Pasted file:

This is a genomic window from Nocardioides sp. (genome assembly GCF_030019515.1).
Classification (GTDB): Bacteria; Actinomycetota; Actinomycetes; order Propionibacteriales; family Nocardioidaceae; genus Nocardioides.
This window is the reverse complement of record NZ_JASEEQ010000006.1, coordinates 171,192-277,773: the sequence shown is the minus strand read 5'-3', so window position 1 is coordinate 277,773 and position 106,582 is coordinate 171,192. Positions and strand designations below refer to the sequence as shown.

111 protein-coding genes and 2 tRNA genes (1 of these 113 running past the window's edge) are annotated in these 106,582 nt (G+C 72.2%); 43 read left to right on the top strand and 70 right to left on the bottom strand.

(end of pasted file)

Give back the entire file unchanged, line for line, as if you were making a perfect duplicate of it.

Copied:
This is a genomic window from Nocardioides sp. (genome assembly GCF_030019515.1).
Classification (GTDB): Bacteria; Actinomycetota; Actinomycetes; order Propionibacteriales; family Nocardioidaceae; genus Nocardioides.
This window is the reverse complement of record NZ_JASEEQ010000006.1, coordinates 171,192-277,773: the sequence shown is the minus strand read 5'-3', so window position 1 is coordinate 277,773 and position 106,582 is coordinate 171,192. Positions and strand designations below refer to the sequence as shown.

111 protein-coding genes and 2 tRNA genes (1 of these 113 running past the window's edge) are annotated in these 106,582 nt (G+C 72.2%); 43 read left to right on the top strand and 70 right to left on the bottom strand.